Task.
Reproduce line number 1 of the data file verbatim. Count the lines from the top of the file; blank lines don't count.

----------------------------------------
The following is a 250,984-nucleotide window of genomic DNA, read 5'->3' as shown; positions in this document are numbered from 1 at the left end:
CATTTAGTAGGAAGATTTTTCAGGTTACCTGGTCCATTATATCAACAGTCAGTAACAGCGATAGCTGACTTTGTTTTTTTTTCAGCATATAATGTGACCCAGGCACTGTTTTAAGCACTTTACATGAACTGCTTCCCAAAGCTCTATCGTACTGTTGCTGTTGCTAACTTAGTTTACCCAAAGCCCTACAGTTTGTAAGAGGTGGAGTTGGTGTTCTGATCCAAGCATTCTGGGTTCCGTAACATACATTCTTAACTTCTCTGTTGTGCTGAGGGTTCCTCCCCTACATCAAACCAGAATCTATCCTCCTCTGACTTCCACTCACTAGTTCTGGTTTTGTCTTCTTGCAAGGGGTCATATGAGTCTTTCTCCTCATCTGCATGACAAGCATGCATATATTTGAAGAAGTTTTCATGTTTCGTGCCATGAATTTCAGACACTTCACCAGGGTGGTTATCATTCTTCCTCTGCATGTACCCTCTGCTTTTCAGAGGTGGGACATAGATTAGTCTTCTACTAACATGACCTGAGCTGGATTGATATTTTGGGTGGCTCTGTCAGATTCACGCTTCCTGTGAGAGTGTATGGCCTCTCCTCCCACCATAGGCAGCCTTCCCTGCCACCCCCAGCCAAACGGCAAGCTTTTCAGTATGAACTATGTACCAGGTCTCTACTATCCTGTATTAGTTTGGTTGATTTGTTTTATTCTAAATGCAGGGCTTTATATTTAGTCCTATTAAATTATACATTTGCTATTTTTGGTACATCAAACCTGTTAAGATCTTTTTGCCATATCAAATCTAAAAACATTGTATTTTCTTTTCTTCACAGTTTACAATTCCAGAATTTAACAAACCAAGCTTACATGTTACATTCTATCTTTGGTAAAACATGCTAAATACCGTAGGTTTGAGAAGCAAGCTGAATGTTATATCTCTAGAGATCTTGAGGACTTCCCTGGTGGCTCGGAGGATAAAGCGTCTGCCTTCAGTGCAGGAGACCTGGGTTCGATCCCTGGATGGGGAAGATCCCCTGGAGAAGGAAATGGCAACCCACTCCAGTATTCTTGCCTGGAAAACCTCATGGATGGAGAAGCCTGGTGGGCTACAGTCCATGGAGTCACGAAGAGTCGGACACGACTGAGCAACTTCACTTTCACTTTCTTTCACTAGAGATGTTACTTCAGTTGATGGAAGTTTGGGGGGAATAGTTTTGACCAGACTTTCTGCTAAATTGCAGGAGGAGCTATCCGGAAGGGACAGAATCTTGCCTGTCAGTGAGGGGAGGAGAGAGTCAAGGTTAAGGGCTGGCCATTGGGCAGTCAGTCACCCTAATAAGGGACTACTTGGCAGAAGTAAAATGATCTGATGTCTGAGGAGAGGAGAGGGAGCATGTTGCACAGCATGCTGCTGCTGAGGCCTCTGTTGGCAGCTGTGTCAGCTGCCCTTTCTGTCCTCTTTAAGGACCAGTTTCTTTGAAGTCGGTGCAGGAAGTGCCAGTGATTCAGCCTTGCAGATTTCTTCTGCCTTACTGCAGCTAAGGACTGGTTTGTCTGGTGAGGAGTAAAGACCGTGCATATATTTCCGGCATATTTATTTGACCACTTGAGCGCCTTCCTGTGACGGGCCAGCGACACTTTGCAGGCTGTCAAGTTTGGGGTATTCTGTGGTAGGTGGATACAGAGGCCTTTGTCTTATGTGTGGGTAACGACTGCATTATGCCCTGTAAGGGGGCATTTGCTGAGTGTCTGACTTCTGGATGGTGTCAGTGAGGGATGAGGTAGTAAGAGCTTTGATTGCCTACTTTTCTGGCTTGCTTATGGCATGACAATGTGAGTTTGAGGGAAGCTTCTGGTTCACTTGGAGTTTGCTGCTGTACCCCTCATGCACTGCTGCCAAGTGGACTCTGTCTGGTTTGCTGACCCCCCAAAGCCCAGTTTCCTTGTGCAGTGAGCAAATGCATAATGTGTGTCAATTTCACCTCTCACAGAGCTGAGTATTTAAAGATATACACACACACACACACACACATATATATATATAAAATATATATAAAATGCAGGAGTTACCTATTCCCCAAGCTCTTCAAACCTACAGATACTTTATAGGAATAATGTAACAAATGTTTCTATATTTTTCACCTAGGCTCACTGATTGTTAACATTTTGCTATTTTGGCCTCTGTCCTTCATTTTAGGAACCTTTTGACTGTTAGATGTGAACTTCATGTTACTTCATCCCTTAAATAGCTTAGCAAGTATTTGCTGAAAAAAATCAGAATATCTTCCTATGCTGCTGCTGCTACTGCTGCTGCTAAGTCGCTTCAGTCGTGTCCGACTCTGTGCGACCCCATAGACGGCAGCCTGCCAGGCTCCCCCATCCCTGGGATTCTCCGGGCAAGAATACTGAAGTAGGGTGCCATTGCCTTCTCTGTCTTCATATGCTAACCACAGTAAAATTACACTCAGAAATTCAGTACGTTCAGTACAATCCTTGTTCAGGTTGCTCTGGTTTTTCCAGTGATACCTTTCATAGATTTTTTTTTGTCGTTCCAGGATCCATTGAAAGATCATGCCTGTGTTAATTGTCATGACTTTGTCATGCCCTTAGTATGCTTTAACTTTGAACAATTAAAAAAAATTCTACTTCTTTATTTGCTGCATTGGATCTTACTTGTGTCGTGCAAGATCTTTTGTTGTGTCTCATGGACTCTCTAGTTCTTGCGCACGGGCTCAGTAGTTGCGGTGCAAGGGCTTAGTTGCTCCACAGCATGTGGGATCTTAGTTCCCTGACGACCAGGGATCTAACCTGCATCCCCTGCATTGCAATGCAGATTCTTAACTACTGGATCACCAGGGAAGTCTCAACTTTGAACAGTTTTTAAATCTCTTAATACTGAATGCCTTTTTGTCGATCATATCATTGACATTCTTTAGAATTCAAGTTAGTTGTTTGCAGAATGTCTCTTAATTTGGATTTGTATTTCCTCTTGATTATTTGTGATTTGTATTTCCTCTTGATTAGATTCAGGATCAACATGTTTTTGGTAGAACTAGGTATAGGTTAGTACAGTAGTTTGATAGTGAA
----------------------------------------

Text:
The following is a 250,984-nucleotide window of genomic DNA, read 5'->3' as shown; positions in this document are numbered from 1 at the left end: